TOWNSHIP HISTORIES
-History of Manistee, Mason & Oceana Counties, Michigan, Illustrated.
Published 1882 by H. R. Page & Co., Chicago.

ARCADIA TOWNSHIP

This is a fractional township, in the northwest corner of the county. It is bounded on the north by Benzie County, east by Pleasanton, south by Onekama, and west by Lake Michigan. The town embraces about twenty square miles, and has a coast line of six miles.

In assorting the contents of various pigeon holes, we came across a historical and descriptive sketch of Arcadia, written in 1879, by one well acquainted with the town. As it serves our purpose here, we copy it as follows:

"Early in the Fall of 1866 a number of families sought homes in the northwestern corner of Manistee County, near the shores of a small sheet of water that lay glimmering smilingly in the sunlight, like a beautiful gem upon the brow of mother earth; and this sparkling jewel was known to the newcomers by the unmusical but appropriate name of Bar Lake; so called on account of the sand bar which crosses the channel opening into Lake Michigan.

"The first settlers who wandered into this part of the great wilderness were Dr. D. L. DEMPSTER, from Chicago; G. W. BOSS, from Pennsylvania; H. HUNTINGTON, from Indiana, with their families. Other families followed in quick succession, until the central part of the town now was nearly all taken up.

"These pioneers were not exempt from hardships and discouragements; pioneers seldom find their paths lined with thornless roses. And though many about to immigrate build splendid castles in their day-dreams, they seldom find their visions realized.

"But with much to try the patience of our new settlers, and not a little to encourage them, the years glided away, and with them the forests, and in place of these monuments of slow but sure progress, cozy home-nests sprang up as if by magic; broad fields of waving grain were everywhere to be seen, and by the side of the numerous murmuring streams and mirror-like lake, herds of cattle found pasturage, where for centuries the timid deer had nipped the green herbage and slaked its thirst.

"In 1870 the town was organized, and named Arcadia. The first election was held April 4, 1870. The following are the names of the officers: W. H. COTTON, supervisor; W. H. ROSS, town clerk; J. D. PADDEN, treasurer; M. O'RORKE and J. NORTON, highway commissioners; S, CALKINS, school inspector; S. TONDU, W. L. DEMPSTER, H. BOWEN and H. CHAPIN, justices of the peace; S. HOTCHKISS, L. MOORE, J. MORTON and W. L. DEMPSTER, inspectors of election.

"In 1874 the total population numbered 1,229. The town contained 11,512 acres of taxable land; 636 acres of improved land. In 1873 there were raised 1,821 bushels of wheat; 2,895 bushels of corn, and all other grains 3,397 bushels; also 3,771 bushels of potatoes; and 234 tons of hay; 3,155 pounds of butter were made, and in the Spring of 1874 there were 2,610 pounds of maple sugar manufactured.

"Arcadia has one sawmill, built ny C. HUNTINGTON & Co., it is operated by steam, and by the census of 1874 employed five persons. There were 3,000,000 feet of lumber cut, which was valued at $7,500.

"Education claims its share of attention, as may be seen by the handsome frame school, which was erected a few years ago, at a cost of $800. The inhabitants can boast of a good town library, which is a never failing source of instruction and amusement.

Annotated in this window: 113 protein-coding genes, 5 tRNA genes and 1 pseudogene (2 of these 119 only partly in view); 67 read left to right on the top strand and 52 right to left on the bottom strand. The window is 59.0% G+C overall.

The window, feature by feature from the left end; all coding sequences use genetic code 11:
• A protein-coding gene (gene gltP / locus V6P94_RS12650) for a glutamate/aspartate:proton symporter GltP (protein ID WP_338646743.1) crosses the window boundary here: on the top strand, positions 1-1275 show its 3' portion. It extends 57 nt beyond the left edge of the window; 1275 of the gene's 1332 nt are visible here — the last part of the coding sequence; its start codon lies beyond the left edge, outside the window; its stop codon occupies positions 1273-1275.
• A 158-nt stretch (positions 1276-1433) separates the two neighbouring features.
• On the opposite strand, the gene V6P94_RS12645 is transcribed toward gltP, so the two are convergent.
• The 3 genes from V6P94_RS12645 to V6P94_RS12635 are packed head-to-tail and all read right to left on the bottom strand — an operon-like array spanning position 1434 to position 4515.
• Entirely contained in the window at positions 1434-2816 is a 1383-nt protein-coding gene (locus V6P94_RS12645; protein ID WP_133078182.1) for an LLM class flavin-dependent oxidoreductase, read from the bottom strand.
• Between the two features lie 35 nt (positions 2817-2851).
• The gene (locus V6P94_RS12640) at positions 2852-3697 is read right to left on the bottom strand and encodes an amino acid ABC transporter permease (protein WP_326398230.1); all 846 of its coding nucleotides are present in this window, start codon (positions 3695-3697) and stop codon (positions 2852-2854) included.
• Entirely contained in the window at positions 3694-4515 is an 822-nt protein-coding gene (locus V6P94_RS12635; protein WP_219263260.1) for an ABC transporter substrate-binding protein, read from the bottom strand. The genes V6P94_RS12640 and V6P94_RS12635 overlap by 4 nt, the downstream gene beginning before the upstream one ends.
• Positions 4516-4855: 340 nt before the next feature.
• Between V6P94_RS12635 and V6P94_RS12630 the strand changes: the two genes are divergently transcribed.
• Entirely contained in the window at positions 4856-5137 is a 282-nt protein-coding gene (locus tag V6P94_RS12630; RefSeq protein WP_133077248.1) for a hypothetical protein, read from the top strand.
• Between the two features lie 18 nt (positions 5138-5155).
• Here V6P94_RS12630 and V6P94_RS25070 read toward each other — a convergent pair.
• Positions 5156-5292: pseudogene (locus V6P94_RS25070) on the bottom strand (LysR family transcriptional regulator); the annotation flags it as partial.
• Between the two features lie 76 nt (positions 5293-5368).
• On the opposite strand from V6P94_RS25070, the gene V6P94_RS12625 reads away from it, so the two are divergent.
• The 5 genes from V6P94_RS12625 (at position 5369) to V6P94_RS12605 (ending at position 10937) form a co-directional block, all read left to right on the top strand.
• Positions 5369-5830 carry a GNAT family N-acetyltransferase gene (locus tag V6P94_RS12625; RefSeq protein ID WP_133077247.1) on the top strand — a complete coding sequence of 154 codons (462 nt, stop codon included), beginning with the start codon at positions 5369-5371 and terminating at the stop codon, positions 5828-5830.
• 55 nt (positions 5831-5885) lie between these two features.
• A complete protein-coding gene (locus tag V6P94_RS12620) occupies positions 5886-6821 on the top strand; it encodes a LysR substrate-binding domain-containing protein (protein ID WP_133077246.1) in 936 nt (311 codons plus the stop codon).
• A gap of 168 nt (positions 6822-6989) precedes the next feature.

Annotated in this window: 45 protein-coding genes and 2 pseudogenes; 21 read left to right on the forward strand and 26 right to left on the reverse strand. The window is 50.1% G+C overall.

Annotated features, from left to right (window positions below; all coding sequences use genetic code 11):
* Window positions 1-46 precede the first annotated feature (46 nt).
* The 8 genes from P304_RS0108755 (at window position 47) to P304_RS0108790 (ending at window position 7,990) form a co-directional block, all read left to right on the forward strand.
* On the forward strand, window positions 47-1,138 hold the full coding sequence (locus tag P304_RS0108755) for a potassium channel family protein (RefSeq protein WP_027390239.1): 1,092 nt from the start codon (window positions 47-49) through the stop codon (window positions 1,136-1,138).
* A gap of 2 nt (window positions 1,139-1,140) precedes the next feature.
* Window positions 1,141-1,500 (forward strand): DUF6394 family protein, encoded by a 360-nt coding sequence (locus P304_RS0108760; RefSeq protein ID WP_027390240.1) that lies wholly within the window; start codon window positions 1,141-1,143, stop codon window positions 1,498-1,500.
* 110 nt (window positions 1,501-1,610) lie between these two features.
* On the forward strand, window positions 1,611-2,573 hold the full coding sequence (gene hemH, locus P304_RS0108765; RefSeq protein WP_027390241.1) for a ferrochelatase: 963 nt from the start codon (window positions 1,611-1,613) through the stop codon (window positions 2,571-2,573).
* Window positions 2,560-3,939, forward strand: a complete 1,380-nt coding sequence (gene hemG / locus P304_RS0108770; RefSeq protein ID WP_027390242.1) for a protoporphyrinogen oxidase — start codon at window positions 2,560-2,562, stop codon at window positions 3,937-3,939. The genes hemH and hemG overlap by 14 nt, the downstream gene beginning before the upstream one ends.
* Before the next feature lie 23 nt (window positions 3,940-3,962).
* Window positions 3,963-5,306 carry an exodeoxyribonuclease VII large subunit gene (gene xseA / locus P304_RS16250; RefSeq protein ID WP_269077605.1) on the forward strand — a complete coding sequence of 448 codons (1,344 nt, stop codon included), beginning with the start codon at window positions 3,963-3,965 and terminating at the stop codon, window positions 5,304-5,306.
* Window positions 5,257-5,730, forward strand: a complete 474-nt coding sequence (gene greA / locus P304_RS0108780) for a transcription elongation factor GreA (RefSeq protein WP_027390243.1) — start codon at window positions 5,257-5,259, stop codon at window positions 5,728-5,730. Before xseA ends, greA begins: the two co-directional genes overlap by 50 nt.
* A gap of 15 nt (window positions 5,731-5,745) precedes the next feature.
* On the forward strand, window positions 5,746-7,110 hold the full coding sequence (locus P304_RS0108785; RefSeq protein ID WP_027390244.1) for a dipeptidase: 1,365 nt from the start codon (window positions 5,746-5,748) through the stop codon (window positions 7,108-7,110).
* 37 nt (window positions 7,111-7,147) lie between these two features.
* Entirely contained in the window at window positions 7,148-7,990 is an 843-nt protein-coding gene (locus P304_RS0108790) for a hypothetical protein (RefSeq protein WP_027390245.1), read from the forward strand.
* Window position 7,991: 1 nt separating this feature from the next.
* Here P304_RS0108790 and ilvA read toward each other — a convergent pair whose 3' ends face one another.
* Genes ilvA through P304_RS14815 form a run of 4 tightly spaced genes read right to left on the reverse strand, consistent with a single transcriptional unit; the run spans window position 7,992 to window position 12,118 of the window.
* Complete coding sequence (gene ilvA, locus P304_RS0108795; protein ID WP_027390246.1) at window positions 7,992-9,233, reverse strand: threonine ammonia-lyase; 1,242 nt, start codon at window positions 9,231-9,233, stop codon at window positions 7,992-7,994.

"Much of the soil along the lake shore is naturally rather light, but when well cultivated is made capable of raising excellent crops. The timber is of pine, hemlock, maple and beech, all of which is as good as a gold mine to the owners. Large quantities of this timber are exported to Chicago and Milwaukee every year. As yet no public buildings have been erected, but the farm houses that are rapidly taking the place of the pioneer cottages are a credit to the town's people. And the years will not be many 'ere we shall see stores, machine shops, and churches rearing their architectural forms equal to any in the county of Manistee."

The sawmill of HUNTINGTON & Co. was operated until 1880, and then abandoned.
Seymour CALKINS, one of the early settlers of Arcadia, is now a resident of Pierport.

BURNHAMVILLE
Is the name of a new place recently started on the lake shore. A pier was built there for the purpose of shipping wood, bark, etc. There is a store, hotel, the sawmill of SHAW BROS., and some other business interests. The Good Templars' have a prosperous organization, of which Henry BUTTER is the presiding officer. The post office is named Burnham. There is quite a business of shipping wood, bark, tires and timber.

STARKIEVILLE
is another new place recently started by Henry STARKIE, of the firm of STARKIE Bros., Milwaukee. The post office is called Arcadia. In 1880 a sawmill was built there by the firm of STARKIE Bros., and other buildings have followed. There is another sawmill in the township, built the present season by H. BOWEN. There are three schoolhouses in the town, recently built. The present supervisor of the town is L. L. FINCH. Statistical facts about Arcadia will be found in that department of this work.

BEAR LAKE TOWNSHIP

This township is the second tier east of Lake Michigan, and, as a whole, is the best township in the county. It embraces thirty-five square miles. The soil is mostly of a light sandy loam, with occasional streaks of clay, and is exceedingly productive when well worked. There is a large number of excellent farms in the township, and many of the farmers have accumulated a handsome property. More farms have been cleared up and been put in good condition in this town  than in any other town in the county.

Early History
During the winter of 1864-'65, the tract of land including the present towns of Bear lake and Pleasanton was set off from the Brown Town region, as the Town of Bear Lake. The first election was held at the house of S. ANDERSON, in the Spring of 1865, and the following officers elected: Supervisor, S. ANDERSON; town clerk, H. N. HANAFORD; treasurer,